and they come in at speed, you can get out the way. Malaysians are curious and
ridiculously friendly, on a good day it shouldn’t take you longer than 5 minutes to
hitch a ride.
Expect short distance riding, especially in rural areas where not many people are
driving by. It’s far more likely you will catch lots of short rides rather than one long
one. Make friends with other tourists at gas stations and café stops, you never know
who has a spare seat in their car.
Before hopping in the car it’s a good idea to clear the air and make sure the driver is
aware you are hitchhiking, not hailing a taxi. That would make for an awkward exit…
Useful Phrases when hitchhiking Malaysia
Where are you going? - Di Mana anda akan pergi?
I am going to.. - Saya mahu pergi ke....
Please stop here - Sila berhenti di sini
I have no money - Saya Tidak Ada Duit
Thank You - Terima Kasih (Treema- Kahseh)
I am Hitchhiking - Saya sedang hitchhiking
These are some useful phrases to know, making the effort to speak the language is
always a compliment. Most people in Malaysia will speak pretty good English, even
in the most rural of places so don’t worry if you get a little stuck. Be sure to download
the free language app, uTalk Go , before travelling to Malaysia.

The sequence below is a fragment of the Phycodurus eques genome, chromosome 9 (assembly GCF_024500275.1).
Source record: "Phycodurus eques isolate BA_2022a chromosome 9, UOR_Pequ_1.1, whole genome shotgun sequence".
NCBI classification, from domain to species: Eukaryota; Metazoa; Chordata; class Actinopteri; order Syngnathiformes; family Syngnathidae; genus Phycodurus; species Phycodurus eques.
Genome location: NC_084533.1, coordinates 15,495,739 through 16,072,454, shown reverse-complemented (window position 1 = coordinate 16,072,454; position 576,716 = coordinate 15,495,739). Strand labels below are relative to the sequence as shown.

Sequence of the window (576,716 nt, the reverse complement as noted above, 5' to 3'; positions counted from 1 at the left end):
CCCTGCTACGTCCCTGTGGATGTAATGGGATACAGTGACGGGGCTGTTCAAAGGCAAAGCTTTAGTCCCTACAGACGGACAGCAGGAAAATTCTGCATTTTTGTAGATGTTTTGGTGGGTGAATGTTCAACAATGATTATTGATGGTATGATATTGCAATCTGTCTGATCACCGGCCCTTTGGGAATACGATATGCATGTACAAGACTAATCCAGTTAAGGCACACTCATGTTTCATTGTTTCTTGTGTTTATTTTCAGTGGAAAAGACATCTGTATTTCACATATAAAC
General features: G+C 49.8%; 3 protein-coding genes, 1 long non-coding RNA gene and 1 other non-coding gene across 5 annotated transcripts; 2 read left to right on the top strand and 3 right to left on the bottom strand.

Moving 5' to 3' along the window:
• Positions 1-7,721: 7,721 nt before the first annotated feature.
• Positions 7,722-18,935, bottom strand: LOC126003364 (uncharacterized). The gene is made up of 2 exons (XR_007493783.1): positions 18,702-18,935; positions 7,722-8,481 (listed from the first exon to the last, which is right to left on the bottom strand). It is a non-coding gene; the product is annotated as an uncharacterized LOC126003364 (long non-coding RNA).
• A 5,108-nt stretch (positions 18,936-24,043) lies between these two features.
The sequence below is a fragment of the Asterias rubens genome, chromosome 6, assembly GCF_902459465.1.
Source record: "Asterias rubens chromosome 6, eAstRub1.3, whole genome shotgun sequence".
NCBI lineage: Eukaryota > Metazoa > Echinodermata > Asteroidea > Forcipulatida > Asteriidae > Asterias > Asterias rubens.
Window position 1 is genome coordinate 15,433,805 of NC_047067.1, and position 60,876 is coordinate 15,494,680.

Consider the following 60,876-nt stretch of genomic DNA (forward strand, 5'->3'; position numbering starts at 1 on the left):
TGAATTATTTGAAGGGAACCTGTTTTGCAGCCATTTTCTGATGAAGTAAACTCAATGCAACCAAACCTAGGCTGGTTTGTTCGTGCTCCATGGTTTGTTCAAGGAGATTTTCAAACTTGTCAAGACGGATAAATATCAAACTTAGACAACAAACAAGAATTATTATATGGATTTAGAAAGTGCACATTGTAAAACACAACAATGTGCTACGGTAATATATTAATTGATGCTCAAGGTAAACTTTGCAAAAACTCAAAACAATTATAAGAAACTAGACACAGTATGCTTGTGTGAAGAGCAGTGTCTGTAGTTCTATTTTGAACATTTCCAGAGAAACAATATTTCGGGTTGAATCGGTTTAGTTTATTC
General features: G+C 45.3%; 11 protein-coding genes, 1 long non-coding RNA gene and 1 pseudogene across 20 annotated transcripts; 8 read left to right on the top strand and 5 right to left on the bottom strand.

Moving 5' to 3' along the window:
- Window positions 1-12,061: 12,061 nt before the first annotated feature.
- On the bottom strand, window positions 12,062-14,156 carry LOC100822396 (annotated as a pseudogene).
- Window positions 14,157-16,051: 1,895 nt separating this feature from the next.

Top Tips for Hitchhiking Malaysia
Look like a tourist. People know what hitchhiking is and they are interested in
foreign visitors, so make sure you look like a tourist. On busy roads, sometimes the
wait time is less than 5 mins.
Don't hitch right on the motorway. Unlike in other countries in Asia, it's not
advisable to hitchhike right on the motorway. Police won't bother, but cars are much
more unlikely to stop, if they are too fast or there is no safe place to stop.
Have a sign with 'Tumpang' written on it. This can help especially if you
choose to walk on the Expressway.
Learn some useful phrases. Drivers usually speak English and stop easily but its
always helpful to know a few local phrases like the ones listed above.
Cars are modern and fast. Local roads are often in good condition, and are enjoyable
to hitch. So hitch away!
Finding beautiful and bright decorations travelling in Malaysia
Entry Requirements when Backpacking Malaysia
As of 2016 the majority of nationalities will be